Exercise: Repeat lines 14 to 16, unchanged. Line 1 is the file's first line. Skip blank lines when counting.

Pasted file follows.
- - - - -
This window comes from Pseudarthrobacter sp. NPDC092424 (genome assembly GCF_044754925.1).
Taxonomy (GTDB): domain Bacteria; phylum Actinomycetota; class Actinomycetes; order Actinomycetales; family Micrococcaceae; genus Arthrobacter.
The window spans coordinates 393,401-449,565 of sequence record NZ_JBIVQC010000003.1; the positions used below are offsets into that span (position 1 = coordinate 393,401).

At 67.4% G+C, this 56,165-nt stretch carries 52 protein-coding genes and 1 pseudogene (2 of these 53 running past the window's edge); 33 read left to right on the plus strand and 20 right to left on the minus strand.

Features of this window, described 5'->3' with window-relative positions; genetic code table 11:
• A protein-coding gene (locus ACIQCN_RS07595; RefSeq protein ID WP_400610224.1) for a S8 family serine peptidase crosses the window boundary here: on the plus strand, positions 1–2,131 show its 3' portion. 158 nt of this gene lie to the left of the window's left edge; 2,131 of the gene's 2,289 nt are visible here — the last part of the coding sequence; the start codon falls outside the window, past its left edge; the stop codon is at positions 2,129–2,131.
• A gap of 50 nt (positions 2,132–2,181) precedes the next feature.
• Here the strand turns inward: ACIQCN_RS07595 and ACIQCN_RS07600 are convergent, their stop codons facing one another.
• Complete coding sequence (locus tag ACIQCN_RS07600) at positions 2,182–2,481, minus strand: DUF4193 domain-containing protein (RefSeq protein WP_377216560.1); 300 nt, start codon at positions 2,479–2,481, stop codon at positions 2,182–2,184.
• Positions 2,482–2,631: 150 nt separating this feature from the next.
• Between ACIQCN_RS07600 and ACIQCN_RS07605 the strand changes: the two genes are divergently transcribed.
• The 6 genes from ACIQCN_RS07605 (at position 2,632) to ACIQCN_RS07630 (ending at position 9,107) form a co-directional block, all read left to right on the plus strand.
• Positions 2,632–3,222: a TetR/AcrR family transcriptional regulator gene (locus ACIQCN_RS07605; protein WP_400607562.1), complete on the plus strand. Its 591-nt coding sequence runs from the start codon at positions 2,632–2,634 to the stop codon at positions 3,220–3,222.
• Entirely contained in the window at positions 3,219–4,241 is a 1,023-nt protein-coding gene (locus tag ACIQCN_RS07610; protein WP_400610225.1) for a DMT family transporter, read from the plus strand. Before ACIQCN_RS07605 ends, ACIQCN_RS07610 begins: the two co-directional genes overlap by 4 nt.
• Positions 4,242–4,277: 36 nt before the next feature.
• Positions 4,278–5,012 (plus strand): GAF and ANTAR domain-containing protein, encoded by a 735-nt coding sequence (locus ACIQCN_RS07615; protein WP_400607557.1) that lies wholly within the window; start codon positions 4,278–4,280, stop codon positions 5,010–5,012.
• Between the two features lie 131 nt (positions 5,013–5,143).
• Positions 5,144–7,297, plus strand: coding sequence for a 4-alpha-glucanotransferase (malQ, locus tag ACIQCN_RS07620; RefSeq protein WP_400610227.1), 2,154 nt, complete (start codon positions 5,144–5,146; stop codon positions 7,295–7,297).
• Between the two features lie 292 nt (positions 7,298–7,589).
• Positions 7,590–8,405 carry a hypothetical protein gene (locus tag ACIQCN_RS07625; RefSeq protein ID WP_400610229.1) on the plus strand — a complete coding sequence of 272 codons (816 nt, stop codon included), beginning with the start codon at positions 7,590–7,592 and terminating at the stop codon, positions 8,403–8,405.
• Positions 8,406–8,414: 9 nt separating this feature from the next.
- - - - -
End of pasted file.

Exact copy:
• Entirely contained in the window at positions 3,219–4,241 is a 1,023-nt protein-coding gene (locus tag ACIQCN_RS07610; protein WP_400610225.1) for a DMT family transporter, read from the plus strand. Before ACIQCN_RS07605 ends, ACIQCN_RS07610 begins: the two co-directional genes overlap by 4 nt.
• Positions 4,242–4,277: 36 nt before the next feature.
• Positions 4,278–5,012 (plus strand): GAF and ANTAR domain-containing protein, encoded by a 735-nt coding sequence (locus ACIQCN_RS07615; protein WP_400607557.1) that lies wholly within the window; start codon positions 4,278–4,280, stop codon positions 5,010–5,012.